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Does this look like it was properly done? (Repair to shed roof)

Does this look like it was properly done? (Repair to shed roof)

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  #1  
Old 08-15-13, 10:38 AM
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Does this look like it was properly done? (Repair to shed roof)

Hired a company to fix a hole in our shed roof. A tree branch punched a 3- or 4-inch hole in the roof. They came, gave us an estimate, and arrived the other day to fix it. We weren't home at the time.

On the outside, the shingles look fine. On the inside, this is how it looks:



In a handful of spots, there are strips of plywood an inch or two deep that don't go from rafter to rafter; there is a seam along the length somewhere, and in more than one place you can push the plywood and move it. On the patch (the largest white piece), there is a gap you can stick your finger through and touch the underside of the shingles.

And the nails used to attach the shingle stick out at least half an inch on the inside.

Am I being too picky? Does this look like a competent repair?

Thanks, y'all.
 
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  #2  
Old 08-16-13, 05:45 PM
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It's really the outside that counts. If you push on it from the outside, does it feel strong? The nails don't mean anything.
 
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Old 09-04-13, 02:19 PM
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A whole lot of people would be seriously, and reasonably, disappointed with the repair job that I see.
Unless they knew at the time of receiving the estimate that scrap lumber would be used for the repair instead of new materials.
The first question that I would ask is.
When you received the estimate, was it in writing that described what the company intended to do to accomplish the repairs?
If it wasn't in writing, did the person giving the estimate specify that scrap lumber might be used to accomplish the repairs?
Did he give you any reason to expect that anything other than new lumber would be used?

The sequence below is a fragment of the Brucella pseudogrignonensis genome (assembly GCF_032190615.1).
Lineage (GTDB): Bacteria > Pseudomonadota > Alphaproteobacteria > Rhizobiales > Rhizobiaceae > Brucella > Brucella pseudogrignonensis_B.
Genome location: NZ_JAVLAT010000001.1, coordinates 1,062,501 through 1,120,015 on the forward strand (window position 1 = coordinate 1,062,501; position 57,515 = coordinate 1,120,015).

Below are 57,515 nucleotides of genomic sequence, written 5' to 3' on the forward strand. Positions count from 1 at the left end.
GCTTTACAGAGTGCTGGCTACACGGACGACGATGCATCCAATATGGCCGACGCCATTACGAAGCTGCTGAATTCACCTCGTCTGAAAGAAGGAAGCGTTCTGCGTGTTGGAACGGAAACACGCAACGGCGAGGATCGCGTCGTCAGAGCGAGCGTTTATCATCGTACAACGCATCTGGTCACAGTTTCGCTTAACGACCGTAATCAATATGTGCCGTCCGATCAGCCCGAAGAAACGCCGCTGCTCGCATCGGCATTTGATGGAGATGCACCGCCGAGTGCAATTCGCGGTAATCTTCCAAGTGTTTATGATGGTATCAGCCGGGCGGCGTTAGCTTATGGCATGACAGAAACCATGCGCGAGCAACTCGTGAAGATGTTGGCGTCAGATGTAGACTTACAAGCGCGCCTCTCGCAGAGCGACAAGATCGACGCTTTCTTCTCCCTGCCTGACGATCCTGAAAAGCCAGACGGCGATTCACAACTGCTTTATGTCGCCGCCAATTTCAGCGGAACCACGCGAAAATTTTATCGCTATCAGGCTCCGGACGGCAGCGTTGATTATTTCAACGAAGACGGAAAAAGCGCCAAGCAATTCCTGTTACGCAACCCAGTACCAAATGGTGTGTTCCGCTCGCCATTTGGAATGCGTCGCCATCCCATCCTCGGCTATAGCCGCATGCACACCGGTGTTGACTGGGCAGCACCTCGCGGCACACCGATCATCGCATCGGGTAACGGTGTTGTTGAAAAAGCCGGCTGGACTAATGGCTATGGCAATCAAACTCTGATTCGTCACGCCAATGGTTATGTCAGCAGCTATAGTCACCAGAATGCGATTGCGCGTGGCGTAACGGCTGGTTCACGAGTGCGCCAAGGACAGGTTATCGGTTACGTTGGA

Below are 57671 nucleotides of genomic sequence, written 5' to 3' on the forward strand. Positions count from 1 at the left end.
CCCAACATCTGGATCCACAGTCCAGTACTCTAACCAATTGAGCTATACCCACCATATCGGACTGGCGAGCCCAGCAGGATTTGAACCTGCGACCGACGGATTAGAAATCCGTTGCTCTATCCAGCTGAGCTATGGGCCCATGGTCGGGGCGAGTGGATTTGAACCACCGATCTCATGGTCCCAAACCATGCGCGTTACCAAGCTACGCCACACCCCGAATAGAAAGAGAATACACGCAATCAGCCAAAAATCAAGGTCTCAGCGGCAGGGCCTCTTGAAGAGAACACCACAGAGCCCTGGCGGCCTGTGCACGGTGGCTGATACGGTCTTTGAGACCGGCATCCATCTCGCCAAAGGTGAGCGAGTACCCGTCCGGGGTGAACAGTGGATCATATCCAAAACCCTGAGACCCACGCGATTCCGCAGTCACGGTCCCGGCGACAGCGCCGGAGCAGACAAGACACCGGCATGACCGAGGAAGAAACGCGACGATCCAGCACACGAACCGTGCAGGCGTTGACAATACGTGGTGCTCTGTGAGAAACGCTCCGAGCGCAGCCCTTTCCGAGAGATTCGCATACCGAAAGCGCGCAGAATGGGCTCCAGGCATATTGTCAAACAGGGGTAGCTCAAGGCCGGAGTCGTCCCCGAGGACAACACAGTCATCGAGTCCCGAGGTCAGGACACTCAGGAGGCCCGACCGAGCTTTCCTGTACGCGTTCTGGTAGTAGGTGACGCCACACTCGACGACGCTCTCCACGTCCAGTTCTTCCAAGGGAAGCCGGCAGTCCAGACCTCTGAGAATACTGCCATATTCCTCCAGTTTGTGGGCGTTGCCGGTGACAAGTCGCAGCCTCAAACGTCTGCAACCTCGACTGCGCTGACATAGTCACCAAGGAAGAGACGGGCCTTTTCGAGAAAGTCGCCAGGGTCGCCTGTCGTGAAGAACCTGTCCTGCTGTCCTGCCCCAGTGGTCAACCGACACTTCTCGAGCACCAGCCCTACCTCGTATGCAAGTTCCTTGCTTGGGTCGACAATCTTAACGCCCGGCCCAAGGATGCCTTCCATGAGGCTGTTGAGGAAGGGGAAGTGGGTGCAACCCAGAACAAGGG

Before my heart made me quit doing strenuous jobs, I ran a handy-man/home repair business for just under 12 years using over 40 years of experience in construction. And I would literally do anything that I thought I might be able to do that someone was willing to pay me to do, with appropriate warnings in advance of my degree of knowledge and experience in the specific area.
When I gave written estimates, I generally gave relatively thorough descriptions of what I intended to do and what materials I planned to use to accomplish the job.
Verbal estimates did not always include all the same stuff as a written one, but I would only use scrap lumber with the home owners specific knowledge and prior approval.
One major issue that arises here is did that company give you an estimate that involved purchase of new materials, then pocket the money intended for materials and just use whatever piece of scrap lumber they might have lying around in their truck?

You have what I call a band aide job, which I have done before, but never without the home owner being fully aware that scrap materials might be used.
And as a rule I would not perform a band aide job unless the home owner specifically indicated that he or she wanted to reduce the cost by using scrap materials.
Even then I would have tried to make certain that the patch was anchored to a rafter on each end of the repair board, and preferably to at least three rafters.

Personally I think that you wound up being somewhat abused by a slightly less than reputable company who was only out to make a quick buck with as little cost to them as possible.
But we all know how opinions are.

I seriously doubt that there is enough money involved to warrant pursuing any kind of legal claim, which you "might" have.
If you have a written and signed estimate that specifies both the materials to be used and the quality of workmanship.
And tell everybody you know that the company who did that job is not a reputable company.
Because they aren't, if they did not let you know ahead of time that scrap materials would be used on the job.

I somewhat agree with Pulpo.
If there aren't any "soft spots" that feel spongy when you put weight at different points along the repair, then it probably isn't worth much more than a phone call to the company with a complaint about the quality and appearance of the work.
Call em.
Tell em that you expected new materials to be used, a better looking job; that you were not informed that scrap lumber would be used when you received the estimate.
Let me get out of here before I write a book about how deceptive "some" seemingly reputable companies turn out to be.
 
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Old 09-04-13, 02:46 PM
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Any roof repair such as what you had done should have been with compatible material, such as plywood, since you already had plywood, and should have spanned across three ceiling rafters. IMO, a hack job.
 
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Old 09-04-13, 07:43 PM
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I would have canceled the check, reported it to the BBB, board of contractors, anyone that would listen.
Not even close to a proper repair.
Not even sure how they could have driven the nails in as weak as that has to be.
 
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